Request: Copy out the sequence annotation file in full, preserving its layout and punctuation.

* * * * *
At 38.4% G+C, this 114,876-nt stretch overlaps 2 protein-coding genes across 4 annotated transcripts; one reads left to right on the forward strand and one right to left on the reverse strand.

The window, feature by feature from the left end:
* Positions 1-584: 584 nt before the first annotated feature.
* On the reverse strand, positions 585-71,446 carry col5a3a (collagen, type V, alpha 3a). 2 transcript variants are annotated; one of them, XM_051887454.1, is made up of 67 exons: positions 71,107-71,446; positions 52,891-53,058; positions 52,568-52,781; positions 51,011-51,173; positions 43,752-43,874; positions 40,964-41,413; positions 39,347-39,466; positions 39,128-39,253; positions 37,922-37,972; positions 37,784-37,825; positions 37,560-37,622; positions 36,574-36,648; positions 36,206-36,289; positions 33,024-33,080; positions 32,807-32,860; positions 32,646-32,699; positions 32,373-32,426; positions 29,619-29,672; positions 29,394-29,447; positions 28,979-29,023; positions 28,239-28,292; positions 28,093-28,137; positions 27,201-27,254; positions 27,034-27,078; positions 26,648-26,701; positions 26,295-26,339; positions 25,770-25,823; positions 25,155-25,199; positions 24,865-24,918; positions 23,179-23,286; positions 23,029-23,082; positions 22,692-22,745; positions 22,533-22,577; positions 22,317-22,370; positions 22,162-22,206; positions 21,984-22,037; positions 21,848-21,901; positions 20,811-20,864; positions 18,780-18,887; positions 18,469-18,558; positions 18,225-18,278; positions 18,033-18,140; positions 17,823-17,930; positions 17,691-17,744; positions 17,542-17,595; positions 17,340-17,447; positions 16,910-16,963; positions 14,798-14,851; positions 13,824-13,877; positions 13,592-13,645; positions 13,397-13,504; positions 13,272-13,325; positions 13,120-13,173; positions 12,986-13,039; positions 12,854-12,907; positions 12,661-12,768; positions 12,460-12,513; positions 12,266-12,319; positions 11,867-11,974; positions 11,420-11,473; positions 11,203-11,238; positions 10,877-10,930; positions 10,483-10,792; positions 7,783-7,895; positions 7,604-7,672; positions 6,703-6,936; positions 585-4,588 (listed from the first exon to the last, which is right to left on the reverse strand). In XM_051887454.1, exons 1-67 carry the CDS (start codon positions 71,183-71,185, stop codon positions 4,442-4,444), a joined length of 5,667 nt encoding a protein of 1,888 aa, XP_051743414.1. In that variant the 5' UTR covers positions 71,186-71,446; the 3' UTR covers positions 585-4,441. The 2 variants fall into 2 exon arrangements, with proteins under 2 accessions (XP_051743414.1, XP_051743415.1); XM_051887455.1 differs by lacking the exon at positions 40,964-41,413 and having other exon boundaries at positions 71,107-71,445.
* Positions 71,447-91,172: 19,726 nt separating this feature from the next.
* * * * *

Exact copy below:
At 38.4% G+C, this 114,876-nt stretch overlaps 2 protein-coding genes across 4 annotated transcripts; one reads left to right on the forward strand and one right to left on the reverse strand.

The window, feature by feature from the left end:
* Positions 1-584: 584 nt before the first annotated feature.
* On the reverse strand, positions 585-71,446 carry col5a3a (collagen, type V, alpha 3a). 2 transcript variants are annotated; one of them, XM_051887454.1, is made up of 67 exons: positions 71,107-71,446; positions 52,891-53,058; positions 52,568-52,781; positions 51,011-51,173; positions 43,752-43,874; positions 40,964-41,413; positions 39,347-39,466; positions 39,128-39,253; positions 37,922-37,972; positions 37,784-37,825; positions 37,560-37,622; positions 36,574-36,648; positions 36,206-36,289; positions 33,024-33,080; positions 32,807-32,860; positions 32,646-32,699; positions 32,373-32,426; positions 29,619-29,672; positions 29,394-29,447; positions 28,979-29,023; positions 28,239-28,292; positions 28,093-28,137; positions 27,201-27,254; positions 27,034-27,078; positions 26,648-26,701; positions 26,295-26,339; positions 25,770-25,823; positions 25,155-25,199; positions 24,865-24,918; positions 23,179-23,286; positions 23,029-23,082; positions 22,692-22,745; positions 22,533-22,577; positions 22,317-22,370; positions 22,162-22,206; positions 21,984-22,037; positions 21,848-21,901; positions 20,811-20,864; positions 18,780-18,887; positions 18,469-18,558; positions 18,225-18,278; positions 18,033-18,140; positions 17,823-17,930; positions 17,691-17,744; positions 17,542-17,595; positions 17,340-17,447; positions 16,910-16,963; positions 14,798-14,851; positions 13,824-13,877; positions 13,592-13,645; positions 13,397-13,504; positions 13,272-13,325; positions 13,120-13,173; positions 12,986-13,039; positions 12,854-12,907; positions 12,661-12,768; positions 12,460-12,513; positions 12,266-12,319; positions 11,867-11,974; positions 11,420-11,473; positions 11,203-11,238; positions 10,877-10,930; positions 10,483-10,792; positions 7,783-7,895; positions 7,604-7,672; positions 6,703-6,936; positions 585-4,588 (listed from the first exon to the last, which is right to left on the reverse strand). In XM_051887454.1, exons 1-67 carry the CDS (start codon positions 71,183-71,185, stop codon positions 4,442-4,444), a joined length of 5,667 nt encoding a protein of 1,888 aa, XP_051743414.1. In that variant the 5' UTR covers positions 71,186-71,446; the 3' UTR covers positions 585-4,441. The 2 variants fall into 2 exon arrangements, with proteins under 2 accessions (XP_051743414.1, XP_051743415.1); XM_051887455.1 differs by lacking the exon at positions 40,964-41,413 and having other exon boundaries at positions 71,107-71,445.
* Positions 71,447-91,172: 19,726 nt separating this feature from the next.